Before I started researching the different types of vintage glassware that I inherited, I honestly didn’t know there was a difference between “Depression Glass” and “Carnival Glass”. And I guess the distinction for some people is fine enough that it could all fall under the same label. But, it isn’t the same thing, not really.
Around the beginning of the 1900’s the Tiffany Glass Company was producing a very beautiful fine art glass that was iridescent. Their process, that involved mixing the iridescent solution in with the molten glass, was very expensive and result in a product only the very wealthy could afford.
Better than a goldfish!
However, in 1908 (I have also seen 1907 listed for this date), the Fenton Art Glass Company, in West Virginia, found a much cheaper way to make iridescent glass. They poured the liquid glass into the carved molds and before it set would spray the piece with iridescent metallic salts, called ‘dope’, then re-fire it. And thus began the grand age of Carnival glass!
Carnival glass is a little bit of a misleading name. This beautiful shimmery glass was popular long before it earned that tag. The Fenton Glass company itself called the glass kaleidoscope glass, Iridill glass, and Rainbow Lustre. The Millersburg Glass Company, which was founded by one of the Fenton brothers, called their version Radium Glass (yep, this glass does have a small amount of a radioactive isotope to make the color). The Northwood Glass company called it Golden Iris and that was the most common color, marigold. There are actually over 50 different colors of carnival glass identified and 2000 patterns!
Since Carnival glass was relatively affordable it became increasing popular from around 1910 to the 1920s. Newly established department stores like Woolworths and McCrory’s carried everyday glassware. Other companies, like Quaker Oaks, added carnival glassware as an extra gift with their products. Carnival glass was also used as “packers” or the container that household goods like baking powder were sold in. This was so common the iridescent glass was sometimes called “baking soda glass”. Just a little bit of 21st-century hindsight, I’m not too sure about the idea of packing food items in glass that might have radioactive isotopes. But I have not yet found any stories of large amounts of people dying from radioactive baked goods.
|Not Carnival Glass, this is Stretch Glass
Believe it not, I can add another reference to my favorite Dr. Seuss story, The Sneetches, in here! As I mentioned at the beginning, Carnival glass was inspired by the super expensive Tiffany Glass. In fact, it was often called the “Poor Man’s Tiffany”. As wealthy Americans began to notice that the “help” possessed glassware that was very similar to their own glass art, they began to lose interest in iridescent glass. And it wasn’t long afterward that the average American also lost interest in this type of glass. Oddly enough, it was just beginning to take off in Europe and other countries. But in America, manufacturers were stuck with large quantities of the last of the hand-shaped, carved molds, mass-produced glass. They had to sell it off at seriously reduced prices, like $1 for a barrel of items! This is where the name Carnival Glass comes from. Carnival owners and others bought the now really cheap glass to give away as prizes for games of chance.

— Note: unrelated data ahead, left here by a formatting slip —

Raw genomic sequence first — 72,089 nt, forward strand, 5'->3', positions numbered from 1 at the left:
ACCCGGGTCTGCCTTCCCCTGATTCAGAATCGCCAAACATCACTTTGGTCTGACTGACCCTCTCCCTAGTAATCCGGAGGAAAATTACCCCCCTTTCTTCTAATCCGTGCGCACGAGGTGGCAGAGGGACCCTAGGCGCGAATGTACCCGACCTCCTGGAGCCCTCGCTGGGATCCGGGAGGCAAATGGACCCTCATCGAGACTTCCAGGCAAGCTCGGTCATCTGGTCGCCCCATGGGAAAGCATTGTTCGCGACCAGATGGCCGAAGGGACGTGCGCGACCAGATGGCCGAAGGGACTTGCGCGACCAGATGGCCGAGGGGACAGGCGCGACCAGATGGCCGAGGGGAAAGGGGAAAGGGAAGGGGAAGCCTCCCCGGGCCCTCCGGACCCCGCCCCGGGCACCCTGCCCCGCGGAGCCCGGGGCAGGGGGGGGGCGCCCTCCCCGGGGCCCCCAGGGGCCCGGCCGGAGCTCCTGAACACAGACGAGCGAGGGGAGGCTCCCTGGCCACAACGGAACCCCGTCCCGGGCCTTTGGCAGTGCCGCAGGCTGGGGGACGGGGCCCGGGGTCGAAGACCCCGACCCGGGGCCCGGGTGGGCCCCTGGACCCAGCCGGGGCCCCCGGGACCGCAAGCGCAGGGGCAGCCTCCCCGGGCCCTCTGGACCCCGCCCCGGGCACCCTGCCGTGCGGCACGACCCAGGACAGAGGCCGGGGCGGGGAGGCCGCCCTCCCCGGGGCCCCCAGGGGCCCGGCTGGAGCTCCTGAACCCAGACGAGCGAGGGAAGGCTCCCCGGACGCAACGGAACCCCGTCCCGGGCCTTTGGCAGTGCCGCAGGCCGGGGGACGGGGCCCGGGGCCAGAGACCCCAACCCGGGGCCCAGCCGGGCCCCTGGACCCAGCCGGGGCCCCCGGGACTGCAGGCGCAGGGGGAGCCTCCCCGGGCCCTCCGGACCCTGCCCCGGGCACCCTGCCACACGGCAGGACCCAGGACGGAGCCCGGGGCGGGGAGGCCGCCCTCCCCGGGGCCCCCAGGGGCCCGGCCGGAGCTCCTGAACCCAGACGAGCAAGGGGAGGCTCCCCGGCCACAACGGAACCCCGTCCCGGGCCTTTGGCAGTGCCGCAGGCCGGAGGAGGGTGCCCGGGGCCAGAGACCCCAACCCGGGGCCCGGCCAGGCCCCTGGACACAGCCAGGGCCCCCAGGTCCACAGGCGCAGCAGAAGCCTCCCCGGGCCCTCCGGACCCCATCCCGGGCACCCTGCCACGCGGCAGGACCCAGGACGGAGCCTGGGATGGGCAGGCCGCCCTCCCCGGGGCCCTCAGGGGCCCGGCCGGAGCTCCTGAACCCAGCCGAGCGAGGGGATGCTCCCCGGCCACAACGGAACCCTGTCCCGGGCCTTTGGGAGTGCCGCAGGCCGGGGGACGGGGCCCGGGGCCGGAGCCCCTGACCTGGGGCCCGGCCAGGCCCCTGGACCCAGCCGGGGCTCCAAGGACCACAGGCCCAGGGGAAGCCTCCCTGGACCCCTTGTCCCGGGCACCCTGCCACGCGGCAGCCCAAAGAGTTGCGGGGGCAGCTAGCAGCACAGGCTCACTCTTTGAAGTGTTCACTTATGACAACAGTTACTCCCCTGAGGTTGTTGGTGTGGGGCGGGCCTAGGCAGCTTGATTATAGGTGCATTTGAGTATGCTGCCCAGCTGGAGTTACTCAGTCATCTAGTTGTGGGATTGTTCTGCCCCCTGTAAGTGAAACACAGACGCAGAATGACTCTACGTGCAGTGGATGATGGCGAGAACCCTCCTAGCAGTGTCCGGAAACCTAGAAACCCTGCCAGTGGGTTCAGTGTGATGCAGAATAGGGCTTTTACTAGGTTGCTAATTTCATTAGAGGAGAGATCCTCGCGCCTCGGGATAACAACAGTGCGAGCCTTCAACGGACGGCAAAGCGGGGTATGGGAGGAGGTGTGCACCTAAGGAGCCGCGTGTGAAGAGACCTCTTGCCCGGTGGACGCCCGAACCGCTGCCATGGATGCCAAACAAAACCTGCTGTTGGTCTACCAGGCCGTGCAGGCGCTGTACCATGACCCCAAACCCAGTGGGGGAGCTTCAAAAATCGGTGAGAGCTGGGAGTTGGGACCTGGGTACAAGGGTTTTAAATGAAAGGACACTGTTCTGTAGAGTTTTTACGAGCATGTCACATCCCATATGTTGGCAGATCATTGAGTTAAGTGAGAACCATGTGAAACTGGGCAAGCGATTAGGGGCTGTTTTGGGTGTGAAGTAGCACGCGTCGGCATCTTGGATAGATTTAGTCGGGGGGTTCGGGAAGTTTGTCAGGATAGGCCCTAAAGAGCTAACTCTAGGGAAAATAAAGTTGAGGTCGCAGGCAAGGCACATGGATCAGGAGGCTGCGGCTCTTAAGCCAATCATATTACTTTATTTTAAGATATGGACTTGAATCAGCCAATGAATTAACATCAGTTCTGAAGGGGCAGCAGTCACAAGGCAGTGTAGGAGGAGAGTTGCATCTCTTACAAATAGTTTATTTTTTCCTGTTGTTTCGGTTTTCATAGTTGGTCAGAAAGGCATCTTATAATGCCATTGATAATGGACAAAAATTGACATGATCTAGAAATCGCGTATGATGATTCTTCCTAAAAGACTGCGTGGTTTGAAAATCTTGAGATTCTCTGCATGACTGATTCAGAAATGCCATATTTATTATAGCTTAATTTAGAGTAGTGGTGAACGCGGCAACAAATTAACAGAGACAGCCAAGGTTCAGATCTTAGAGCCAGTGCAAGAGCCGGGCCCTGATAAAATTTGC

There was a resurrection in Carnival glass popularity in the 1950s when it was “rediscovered” by new collectors. There were some reproductions made at this point and they are technically “vintage Carnival glass”. Collectors differentiate between the two eras as “old carnival” which was produced between 1907 and 1920 and “late carnival” produced after the 1950s. Carnival glass is often confused with stretch glass or depression glass. Stretch glass has the iridescent salts added before being put in the mold. They do not have elaborate patterns. Depression glass is colored mass produced glass that is not iridescent. It was made after the Carnival Glass era. I will probably do a post on it someday as well.
Meanwhile, I hope you enjoy Carnival glass. Besides being pretty, it is slightly dangerous because it is a little bit radioactive! Ok, you won’t die from it, but it might glow under a black light! Maybe I should put my Halloween candy in my Carnival glass candy dish!
|Trick or Treat!